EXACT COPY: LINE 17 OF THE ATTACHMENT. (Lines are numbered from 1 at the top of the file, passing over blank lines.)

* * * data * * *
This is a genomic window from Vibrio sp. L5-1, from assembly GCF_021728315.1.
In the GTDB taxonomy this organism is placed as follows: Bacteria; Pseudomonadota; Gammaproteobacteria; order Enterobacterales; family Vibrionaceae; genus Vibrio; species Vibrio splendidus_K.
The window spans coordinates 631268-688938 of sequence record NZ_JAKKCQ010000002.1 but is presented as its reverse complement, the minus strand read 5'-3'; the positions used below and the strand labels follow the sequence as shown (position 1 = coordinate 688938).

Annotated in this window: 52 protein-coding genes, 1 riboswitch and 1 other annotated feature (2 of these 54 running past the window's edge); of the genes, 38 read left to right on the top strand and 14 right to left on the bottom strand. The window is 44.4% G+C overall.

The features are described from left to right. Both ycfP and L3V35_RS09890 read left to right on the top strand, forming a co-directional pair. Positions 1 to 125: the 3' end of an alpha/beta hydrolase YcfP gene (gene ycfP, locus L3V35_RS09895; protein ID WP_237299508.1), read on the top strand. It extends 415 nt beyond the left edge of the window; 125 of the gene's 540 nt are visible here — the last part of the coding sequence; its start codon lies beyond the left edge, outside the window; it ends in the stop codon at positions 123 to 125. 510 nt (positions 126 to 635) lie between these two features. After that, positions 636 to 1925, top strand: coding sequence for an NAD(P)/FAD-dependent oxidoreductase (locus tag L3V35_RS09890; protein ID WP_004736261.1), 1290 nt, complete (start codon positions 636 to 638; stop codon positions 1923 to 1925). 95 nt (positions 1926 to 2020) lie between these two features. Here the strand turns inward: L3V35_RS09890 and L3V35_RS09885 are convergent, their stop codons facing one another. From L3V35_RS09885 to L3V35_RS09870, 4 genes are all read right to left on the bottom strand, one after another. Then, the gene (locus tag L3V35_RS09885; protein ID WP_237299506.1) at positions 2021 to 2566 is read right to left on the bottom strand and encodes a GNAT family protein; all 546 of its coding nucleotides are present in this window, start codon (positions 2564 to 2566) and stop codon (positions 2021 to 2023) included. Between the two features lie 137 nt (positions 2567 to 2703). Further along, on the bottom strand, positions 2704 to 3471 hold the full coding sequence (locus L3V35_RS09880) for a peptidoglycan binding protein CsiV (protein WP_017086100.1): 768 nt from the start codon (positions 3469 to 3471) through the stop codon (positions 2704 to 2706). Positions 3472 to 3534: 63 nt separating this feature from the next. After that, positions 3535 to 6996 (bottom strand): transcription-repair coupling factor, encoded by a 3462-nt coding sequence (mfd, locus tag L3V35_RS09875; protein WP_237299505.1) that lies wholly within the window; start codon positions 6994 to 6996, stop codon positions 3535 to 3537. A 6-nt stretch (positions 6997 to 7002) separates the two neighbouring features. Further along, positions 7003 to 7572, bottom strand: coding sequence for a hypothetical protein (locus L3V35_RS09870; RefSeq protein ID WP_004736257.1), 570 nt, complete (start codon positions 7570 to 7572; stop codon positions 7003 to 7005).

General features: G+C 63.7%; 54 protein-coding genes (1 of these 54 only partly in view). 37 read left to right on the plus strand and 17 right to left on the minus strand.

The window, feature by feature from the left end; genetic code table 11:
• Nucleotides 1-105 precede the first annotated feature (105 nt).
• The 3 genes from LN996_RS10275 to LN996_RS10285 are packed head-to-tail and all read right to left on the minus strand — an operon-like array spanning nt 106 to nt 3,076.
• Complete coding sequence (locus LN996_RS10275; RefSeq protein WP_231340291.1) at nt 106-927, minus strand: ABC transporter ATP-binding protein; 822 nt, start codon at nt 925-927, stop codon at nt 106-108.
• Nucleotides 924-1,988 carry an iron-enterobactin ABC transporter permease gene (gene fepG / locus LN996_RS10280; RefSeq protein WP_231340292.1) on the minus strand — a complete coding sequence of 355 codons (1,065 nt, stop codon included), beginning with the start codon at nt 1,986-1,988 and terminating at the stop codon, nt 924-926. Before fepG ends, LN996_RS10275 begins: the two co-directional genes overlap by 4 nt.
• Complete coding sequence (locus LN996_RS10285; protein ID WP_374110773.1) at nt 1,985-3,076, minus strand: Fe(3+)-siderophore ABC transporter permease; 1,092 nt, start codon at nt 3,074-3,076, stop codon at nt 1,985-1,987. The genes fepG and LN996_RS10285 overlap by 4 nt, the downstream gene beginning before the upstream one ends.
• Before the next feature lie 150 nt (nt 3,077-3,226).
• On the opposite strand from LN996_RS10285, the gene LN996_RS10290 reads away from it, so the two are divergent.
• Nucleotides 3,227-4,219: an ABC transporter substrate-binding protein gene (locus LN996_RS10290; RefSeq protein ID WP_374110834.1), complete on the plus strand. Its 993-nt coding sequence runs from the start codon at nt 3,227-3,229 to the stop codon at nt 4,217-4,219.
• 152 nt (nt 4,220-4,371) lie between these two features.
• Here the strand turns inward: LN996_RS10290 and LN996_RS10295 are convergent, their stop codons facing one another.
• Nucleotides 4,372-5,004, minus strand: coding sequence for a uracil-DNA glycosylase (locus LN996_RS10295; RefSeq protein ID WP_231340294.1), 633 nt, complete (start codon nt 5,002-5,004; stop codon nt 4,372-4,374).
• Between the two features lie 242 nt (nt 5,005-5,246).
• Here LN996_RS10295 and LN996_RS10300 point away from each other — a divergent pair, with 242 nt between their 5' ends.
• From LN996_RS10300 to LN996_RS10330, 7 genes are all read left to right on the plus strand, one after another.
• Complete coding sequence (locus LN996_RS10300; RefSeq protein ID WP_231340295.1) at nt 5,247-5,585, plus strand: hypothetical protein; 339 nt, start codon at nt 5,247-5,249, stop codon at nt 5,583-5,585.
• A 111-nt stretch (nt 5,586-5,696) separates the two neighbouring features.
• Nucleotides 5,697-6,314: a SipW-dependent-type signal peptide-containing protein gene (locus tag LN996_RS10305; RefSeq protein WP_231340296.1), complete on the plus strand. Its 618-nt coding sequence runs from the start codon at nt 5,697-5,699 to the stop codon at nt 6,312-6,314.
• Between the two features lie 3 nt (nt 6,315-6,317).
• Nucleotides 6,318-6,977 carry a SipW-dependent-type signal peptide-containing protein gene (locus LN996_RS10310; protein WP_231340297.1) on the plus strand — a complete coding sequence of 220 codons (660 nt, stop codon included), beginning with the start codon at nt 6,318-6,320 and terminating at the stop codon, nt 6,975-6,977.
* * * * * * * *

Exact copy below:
• Here the strand turns inward: LN996_RS10290 and LN996_RS10295 are convergent, their stop codons facing one another.